The project was misguided and set to fail so hopefully that lesson has been learned now.
    There are areas where they could be introduced successfully but that does not remove the underlying problem with grouse moor persecution.
    There is no problem with the basic procedure of captive rearing and release [ hacking ] which has restored raptors worldwide once illegal persecution has been stopped in suitable habitats.
    As with the Hen Harrier schemes of meddling and reintroduction, the basis of this eagle scheme is flawed.
    Having successfully taken part in reintroducing Goshawk across the UK and promoting the rapid range expansion of many other species over many decades, I am in a good position to comment.

    Keep up the pressure !

  14. 21 George M
    August 9, 2019 at 2:12 pm

    Well said, Sennen.

  15. 22 James Kenneth Craib
    August 9, 2019 at 2:17 pm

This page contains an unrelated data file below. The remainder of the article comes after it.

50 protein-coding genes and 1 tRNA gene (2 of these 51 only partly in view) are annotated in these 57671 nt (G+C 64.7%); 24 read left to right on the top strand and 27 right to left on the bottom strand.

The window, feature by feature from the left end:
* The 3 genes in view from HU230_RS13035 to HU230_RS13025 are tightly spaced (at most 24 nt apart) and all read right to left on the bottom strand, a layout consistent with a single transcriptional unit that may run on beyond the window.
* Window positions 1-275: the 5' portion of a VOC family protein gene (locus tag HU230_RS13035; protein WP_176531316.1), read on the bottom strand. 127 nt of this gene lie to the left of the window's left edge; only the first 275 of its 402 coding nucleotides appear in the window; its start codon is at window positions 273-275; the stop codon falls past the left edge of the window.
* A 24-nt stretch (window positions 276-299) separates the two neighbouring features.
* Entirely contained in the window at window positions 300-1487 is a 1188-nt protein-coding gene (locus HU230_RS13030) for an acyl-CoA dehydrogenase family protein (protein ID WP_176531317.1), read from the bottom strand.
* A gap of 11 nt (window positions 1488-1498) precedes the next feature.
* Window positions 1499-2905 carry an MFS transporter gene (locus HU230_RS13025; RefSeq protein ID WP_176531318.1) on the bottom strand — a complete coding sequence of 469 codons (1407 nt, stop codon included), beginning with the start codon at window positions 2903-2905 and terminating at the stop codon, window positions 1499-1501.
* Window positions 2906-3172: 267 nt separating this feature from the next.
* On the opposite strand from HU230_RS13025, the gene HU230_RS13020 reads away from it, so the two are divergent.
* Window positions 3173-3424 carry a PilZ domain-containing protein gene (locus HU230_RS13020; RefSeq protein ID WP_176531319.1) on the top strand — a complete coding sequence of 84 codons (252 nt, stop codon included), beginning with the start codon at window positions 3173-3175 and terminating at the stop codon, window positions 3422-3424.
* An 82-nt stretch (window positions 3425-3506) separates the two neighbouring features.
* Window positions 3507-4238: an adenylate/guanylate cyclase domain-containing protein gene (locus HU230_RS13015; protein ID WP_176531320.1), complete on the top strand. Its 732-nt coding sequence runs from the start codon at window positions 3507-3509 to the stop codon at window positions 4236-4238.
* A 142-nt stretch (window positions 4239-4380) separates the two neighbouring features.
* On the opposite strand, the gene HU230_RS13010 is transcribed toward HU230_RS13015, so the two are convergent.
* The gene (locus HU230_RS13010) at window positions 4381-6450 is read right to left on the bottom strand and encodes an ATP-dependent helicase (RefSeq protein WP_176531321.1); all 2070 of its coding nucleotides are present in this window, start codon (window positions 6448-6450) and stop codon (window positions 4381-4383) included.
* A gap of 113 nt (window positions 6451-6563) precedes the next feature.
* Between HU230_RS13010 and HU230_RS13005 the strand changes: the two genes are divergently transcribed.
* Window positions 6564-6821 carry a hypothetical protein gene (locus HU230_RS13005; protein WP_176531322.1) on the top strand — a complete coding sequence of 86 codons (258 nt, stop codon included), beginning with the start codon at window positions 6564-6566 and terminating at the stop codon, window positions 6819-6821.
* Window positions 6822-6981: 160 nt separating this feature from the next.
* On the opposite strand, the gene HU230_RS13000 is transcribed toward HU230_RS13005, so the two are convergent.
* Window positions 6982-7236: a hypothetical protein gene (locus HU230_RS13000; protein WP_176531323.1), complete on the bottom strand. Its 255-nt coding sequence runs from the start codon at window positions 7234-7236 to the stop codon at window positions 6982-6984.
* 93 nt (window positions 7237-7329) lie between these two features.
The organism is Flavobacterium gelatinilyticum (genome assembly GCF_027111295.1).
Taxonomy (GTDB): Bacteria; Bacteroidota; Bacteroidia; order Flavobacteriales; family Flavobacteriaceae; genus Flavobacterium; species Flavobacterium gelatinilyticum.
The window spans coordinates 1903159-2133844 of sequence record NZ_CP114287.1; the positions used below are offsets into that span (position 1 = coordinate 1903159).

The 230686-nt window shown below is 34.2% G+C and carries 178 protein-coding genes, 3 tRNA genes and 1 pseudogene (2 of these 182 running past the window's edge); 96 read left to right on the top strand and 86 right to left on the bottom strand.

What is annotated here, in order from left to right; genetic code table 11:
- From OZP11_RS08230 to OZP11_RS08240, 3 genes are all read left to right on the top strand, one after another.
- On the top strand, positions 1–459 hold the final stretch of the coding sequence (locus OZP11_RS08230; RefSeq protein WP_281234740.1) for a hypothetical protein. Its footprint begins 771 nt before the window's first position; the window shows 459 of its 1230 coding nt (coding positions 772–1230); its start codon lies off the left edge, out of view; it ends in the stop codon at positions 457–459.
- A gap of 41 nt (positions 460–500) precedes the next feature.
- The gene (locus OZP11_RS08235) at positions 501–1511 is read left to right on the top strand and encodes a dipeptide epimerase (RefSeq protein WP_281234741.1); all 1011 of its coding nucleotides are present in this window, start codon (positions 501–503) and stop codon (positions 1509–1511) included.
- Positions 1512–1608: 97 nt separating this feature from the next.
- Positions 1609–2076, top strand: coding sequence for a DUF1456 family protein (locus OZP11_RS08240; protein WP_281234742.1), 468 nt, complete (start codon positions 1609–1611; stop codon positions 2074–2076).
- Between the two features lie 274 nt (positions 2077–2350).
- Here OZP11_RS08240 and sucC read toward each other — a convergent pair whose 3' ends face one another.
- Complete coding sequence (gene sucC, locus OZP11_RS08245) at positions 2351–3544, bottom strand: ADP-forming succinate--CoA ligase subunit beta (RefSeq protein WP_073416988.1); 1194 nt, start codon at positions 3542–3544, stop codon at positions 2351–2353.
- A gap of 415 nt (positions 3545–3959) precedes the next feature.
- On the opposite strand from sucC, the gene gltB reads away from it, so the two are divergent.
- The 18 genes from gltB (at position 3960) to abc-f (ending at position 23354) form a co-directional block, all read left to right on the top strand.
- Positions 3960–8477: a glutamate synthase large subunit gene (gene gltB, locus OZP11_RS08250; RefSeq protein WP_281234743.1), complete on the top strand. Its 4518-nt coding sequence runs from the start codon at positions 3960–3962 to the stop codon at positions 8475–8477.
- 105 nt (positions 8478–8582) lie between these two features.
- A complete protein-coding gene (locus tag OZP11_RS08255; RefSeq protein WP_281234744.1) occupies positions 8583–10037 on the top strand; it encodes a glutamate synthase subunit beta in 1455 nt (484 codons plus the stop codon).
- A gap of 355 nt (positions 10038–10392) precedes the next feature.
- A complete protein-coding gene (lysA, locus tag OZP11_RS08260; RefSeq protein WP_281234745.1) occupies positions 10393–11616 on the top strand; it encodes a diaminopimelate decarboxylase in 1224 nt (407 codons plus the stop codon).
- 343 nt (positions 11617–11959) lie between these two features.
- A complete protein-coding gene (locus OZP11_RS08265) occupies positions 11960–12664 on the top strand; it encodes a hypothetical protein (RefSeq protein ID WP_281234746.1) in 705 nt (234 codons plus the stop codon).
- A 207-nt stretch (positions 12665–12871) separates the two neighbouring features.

I think we need to wait for the post mortem results on the eagle that died and further information on the other two before we jump to any conclusions.

    The eagle that died is certainly looking very healthy and alert in an earlier picture so it would be surprising if he died of starvation. The suspected bully bird from last year would have been unlikely to be present all the time to keep him and the other two from feeding.

  16. 23 Oliver Craig
    August 9, 2019 at 5:58 pm

    Sad to hear this but the combination of shooting estates and sheep farms was always going to be a problem. Maybe as some other correspondents have said about them increasing their range naturally without any interference from us is a valid point. Very sorry for the group who brought this about as at least they tried hard to introduce them.